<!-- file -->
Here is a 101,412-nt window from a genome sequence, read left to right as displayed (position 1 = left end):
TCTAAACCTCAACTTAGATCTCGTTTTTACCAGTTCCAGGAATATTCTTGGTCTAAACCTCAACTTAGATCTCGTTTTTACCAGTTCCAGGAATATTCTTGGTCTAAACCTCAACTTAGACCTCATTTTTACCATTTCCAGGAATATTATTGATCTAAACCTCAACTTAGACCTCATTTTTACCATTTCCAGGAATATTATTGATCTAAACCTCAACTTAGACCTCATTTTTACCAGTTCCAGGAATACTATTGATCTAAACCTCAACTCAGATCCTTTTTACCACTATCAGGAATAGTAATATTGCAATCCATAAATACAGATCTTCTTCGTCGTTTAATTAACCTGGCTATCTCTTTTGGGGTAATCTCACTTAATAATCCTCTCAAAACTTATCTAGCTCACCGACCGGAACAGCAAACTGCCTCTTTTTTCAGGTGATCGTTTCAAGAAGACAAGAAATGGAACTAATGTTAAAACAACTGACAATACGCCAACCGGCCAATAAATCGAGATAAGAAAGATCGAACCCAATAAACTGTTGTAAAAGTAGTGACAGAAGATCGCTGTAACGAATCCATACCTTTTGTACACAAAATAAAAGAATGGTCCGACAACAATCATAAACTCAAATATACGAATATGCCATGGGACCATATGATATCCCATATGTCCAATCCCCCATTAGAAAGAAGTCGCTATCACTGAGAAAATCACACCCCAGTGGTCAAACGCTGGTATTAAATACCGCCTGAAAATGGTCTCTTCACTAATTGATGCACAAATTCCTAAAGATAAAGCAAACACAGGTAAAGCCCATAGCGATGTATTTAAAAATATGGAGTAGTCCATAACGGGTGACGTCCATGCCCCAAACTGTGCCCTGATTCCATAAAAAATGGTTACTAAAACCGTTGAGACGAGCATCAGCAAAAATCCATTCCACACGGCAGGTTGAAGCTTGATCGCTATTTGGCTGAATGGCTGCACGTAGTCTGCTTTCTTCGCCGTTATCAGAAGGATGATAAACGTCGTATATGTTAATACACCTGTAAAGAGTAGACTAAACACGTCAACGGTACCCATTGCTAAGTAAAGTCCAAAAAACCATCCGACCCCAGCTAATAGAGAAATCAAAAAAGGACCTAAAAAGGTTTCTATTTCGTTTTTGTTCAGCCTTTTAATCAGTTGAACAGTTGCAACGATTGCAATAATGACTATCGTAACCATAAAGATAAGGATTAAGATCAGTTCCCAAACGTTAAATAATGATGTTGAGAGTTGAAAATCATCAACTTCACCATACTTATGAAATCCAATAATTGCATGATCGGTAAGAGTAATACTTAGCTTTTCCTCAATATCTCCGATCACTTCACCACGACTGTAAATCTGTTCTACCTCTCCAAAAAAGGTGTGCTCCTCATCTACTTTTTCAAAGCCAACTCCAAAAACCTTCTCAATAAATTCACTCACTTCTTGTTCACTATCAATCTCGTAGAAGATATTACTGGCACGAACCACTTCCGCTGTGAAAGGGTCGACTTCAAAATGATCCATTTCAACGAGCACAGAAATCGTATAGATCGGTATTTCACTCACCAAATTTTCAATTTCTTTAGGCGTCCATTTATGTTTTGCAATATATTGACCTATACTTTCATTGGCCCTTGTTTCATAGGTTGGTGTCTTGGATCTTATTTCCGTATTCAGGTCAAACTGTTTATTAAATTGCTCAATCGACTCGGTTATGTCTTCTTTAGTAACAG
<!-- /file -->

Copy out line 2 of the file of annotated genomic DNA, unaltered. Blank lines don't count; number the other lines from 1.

TCTAAACCTCAACTTAGATCTCGTTTTTACCAGTTCCAGGAATATTCTTGGTCTAAACCTCAACTTAGATCTCGTTTTTACCAGTTCCAGGAATATTCTTGGTCTAAACCTCAACTTAGACCTCATTTTTACCATTTCCAGGAATATTATTGATCTAAACCTCAACTTAGACCTCATTTTTACCATTTCCAGGAATATTATTGATCTAAACCTCAACTTAGACCTCATTTTTACCAGTTCCAGGAATACTATTGATCTAAACCTCAACTCAGATCCTTTTTACCACTATCAGGAATAGTAATATTGCAATCCATAAATACAGATCTTCTTCGTCGTTTAATTAACCTGGCTATCTCTTTTGGGGTAATCTCACTTAATAATCCTCTCAAAACTTATCTAGCTCACCGACCGGAACAGCAAACTGCCTCTTTTTTCAGGTGATCGTTTCAAGAAGACAAGAAATGGAACTAATGTTAAAACAACTGACAATACGCCAACCGGCCAATAAATCGAGATAAGAAAGATCGAACCCAATAAACTGTTGTAAAAGTAGTGACAGAAGATCGCTGTAACGAATCCATACCTTTTGTACACAAAATAAAAGAATGGTCCGACAACAATCATAAACTCAAATATACGAATATGCCATGGGACCATATGATATCCCATATGTCCAATCCCCCATTAGAAAGAAGTCGCTATCACTGAGAAAATCACACCCCAGTGGTCAAACGCTGGTATTAAATACCGCCTGAAAATGGTCTCTTCACTAATTGATGCACAAATTCCTAAAGATAAAGCAAACACAGGTAAAGCCCATAGCGATGTATTTAAAAATATGGAGTAGTCCATAACGGGTGACGTCCATGCCCCAAACTGTGCCCTGATTCCATAAAAAATGGTTACTAAAACCGTTGAGACGAGCATCAGCAAAAATCCATTCCACACGGCAGGTTGAAGCTTGATCGCTATTTGGCTGAATGGCTGCACGTAGTCTGCTTTCTTCGCCGTTATCAGAAGGATGATAAACGTCGTATATGTTAATACACCTGTAAAGAGTAGACTAAACACGTCAACGGTACCCATTGCTAAGTAAAGTCCAAAAAACCATCCGACCCCAGCTAATAGAGAAATCAAAAAAGGACCTAAAAAGGTTTCTATTTCGTTTTTGTTCAGCCTTTTAATCAGTTGAACAGTTGCAACGATTGCAATAATGACTATCGTAACCATAAAGATAAGGATTAAGATCAGTTCCCAAACGTTAAATAATGATGTTGAGAGTTGAAAATCATCAACTTCACCATACTTATGAAATCCAATAATTGCATGATCGGTAAGAGTAATACTTAGCTTTTCCTCAATATCTCCGATCACTTCACCACGACTGTAAATCTGTTCTACCTCTCCAAAAAAGGTGTGCTCCTCATCTACTTTTTCAAAGCCAACTCCAAAAACCTTCTCAATAAATTCACTCACTTCTTGTTCACTATCAATCTCGTAGAAGATATTACTGGCACGAACCACTTCCGCTGTGAAAGGGTCGACTTCAAAATGATCCATTTCAACGAGCACAGAAATCGTATAGATCGGTATTTCACTCACCAAATTTTCAATTTCTTTAGGCGTCCATTTATGTTTTGCAATATATTGACCTATACTTTCATTGGCCCTTGTTTCATAGGTTGGTGTCTTGGATCTTATTTCCGTATTCAGGTCAAACTGTTTATTAAATTGCTCAATCGACTCGGTTATGTCTTCTTTAGTAACAG